Significant legislative developments affecting employers in Queensland


Changes to the Work Health and Safety Act 2011 (Qld) (WHS Act) that were passed by the Queensland Parliament in April 2014 took effect on 16 May 2014. The changes represent a step in the right direction for employers, as they follow the Queensland Government's review assessing the impact and costs of work health and safety laws, and appear to be targeted at alleviating some of the compliance costs burdening employers. The big ticket items relate to tightening union right of entry for safety reasons and restricting the powers of health and safety representatives (HSRs).

These amendments are the latest in a series of changes affecting the industrial relations landscape in Queensland.

In summary, the Work Health and Safety and Other Legislation Amendment Act 2014 (Qld) amends the WHS Act to:

  • In the case of entry to investigate a suspected contravention, require WHS Act permit holders to give notice of a proposed entry and the suspected contravention before entering a workplace. The notice must be given at least 24 hours, but not more than 14 days, prior to entry. This is a significant departure from the current position which requires permit holders to give notice of the entry and the suspected contravention as soon as is reasonably practicable after entering a workplace;
  • In the case of entry to consult and advise workers, require WHS Act permit holders to give notice to the person with management or control of the workplace, as well as the person conducting a business of undertaking;
  • Introduce penalties for failing to comply with entry notification requirements and increase penalties for contravening entry permit conditions;
  • Remove the power of HSRs to direct workers to cease unsafe work;
  • Require HSRs to give notice of least 24 hours, but not more than 14 days, of the proposed entry of a person who will provide them with assistance (for example, a union official);
  • Remove the obligation of a person conducting a business or undertaking to provide up-to-date lists of HSRs to the regulator; and
  • Remove the requirement for consultation in relation to codes of practice that are being approved, varied or revoked.

The changes also amend the Electrical Safety Act 2002 (Qld) to increase penalties for offences under the Electrical Safety Regulation 2013 (Qld).

Requiring at least 24 hours' notice of entry to investigate suspected safety contraventions will curb unions from entering workplaces at will while merely citing 'safety concerns'. This change, in conjunction with the requirement for HSRs to give at least 24 hours' notice of the proposed entry of a person to provide assistance and the removal of HSRs power to direct workers to cease work, will allow businesses to resolve safety issues without the need for immediate union intervention, and so reducing unnecessary business disruption and costs.

Businesses should ensure that 'on-the-ground' employees who deal with exercises of right of entry are aware of and understand the changes. The changes can also be used as an opportunity to build stronger relationships with the workforce by enhancing engagement in relation to the resolution of safety concerns at the employer level, as opposed to unions dictating the response.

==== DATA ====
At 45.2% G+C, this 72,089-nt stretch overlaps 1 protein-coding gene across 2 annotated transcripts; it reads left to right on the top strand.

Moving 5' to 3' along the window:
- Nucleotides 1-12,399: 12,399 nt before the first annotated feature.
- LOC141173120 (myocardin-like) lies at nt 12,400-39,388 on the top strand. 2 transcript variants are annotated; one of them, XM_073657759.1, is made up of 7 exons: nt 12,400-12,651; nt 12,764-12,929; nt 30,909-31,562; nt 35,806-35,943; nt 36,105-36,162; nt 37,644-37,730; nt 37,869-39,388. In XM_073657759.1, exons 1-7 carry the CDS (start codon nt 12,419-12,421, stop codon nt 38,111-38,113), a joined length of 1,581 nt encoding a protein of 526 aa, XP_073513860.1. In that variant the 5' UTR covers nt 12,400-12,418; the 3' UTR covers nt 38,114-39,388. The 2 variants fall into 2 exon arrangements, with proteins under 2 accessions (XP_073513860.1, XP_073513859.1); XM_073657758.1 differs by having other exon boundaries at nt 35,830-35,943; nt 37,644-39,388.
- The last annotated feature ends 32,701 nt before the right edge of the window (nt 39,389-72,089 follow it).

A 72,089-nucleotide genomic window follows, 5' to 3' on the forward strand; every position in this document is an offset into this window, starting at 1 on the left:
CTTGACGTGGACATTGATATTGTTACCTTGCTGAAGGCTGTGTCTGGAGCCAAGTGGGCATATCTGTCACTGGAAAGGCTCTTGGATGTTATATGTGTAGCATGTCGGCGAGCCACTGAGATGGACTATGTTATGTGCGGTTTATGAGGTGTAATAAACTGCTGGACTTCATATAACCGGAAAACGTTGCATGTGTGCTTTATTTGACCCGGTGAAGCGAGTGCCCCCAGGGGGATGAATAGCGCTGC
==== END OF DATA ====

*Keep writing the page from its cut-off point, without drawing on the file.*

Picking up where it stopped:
Workers' compensation changes

Significant changes were also introduced to the workers' compensation regime in Queensland on 29 October 2013.

As well as replacing Q-COMP with the new Workers' Compensation Regulator, the amendments aligned the assessment of impairment between statutory and common law provisions of the scheme, with the introduction of the concept of a degree of permanent impairment (DPI). In a move that attracted considerable attention, the changes also introduced a minimum 5% DPI threshold to access damages at common law. The most significant amendment for employers however, relates to disclosure in the pre-employment setting.

If requested to do so by a prospective employer, prospective employees are now required to disclose any pre-existing injury or medical condition that they suspect, or ought reasonably to suspect, would be aggravated by performing the duties of the position. If the request by the prospective employer is made in accordance with the legislation, an employee will not be entitled to compensation or to seek damages for any event that aggravates the pre-existing injury or medical condition if they have a pre-existing injury or medical condition and have made a false or misleading disclosure, which includes non-disclosure, in relation to it.

There is also a new entitlement for prospective employers to apply to the Workers' Compensation Regulator for a copy of the prospective employee's claims history summary.

These amendments are potentially of great benefit to employers, as they enable employers to more fully and effectively consider whether an applicant is suitable for a particular position. In doing so, the employer may potentially reduce the likelihood of the prospective employee suffering an injury or exacerbating an existing injury. In this way, disclosure is in the interests of both the employer and the prospective employee.

Having said this, employers should exercise caution in utilising this new power without careful consideration, as there are a host of statutory protections for employees that continue to exist despite the reforms and which could have a bearing on the use of the new power.

The content of this article is intended to provide a general guide to the subject matter. Specialist advice should be sought about your specific circumstances.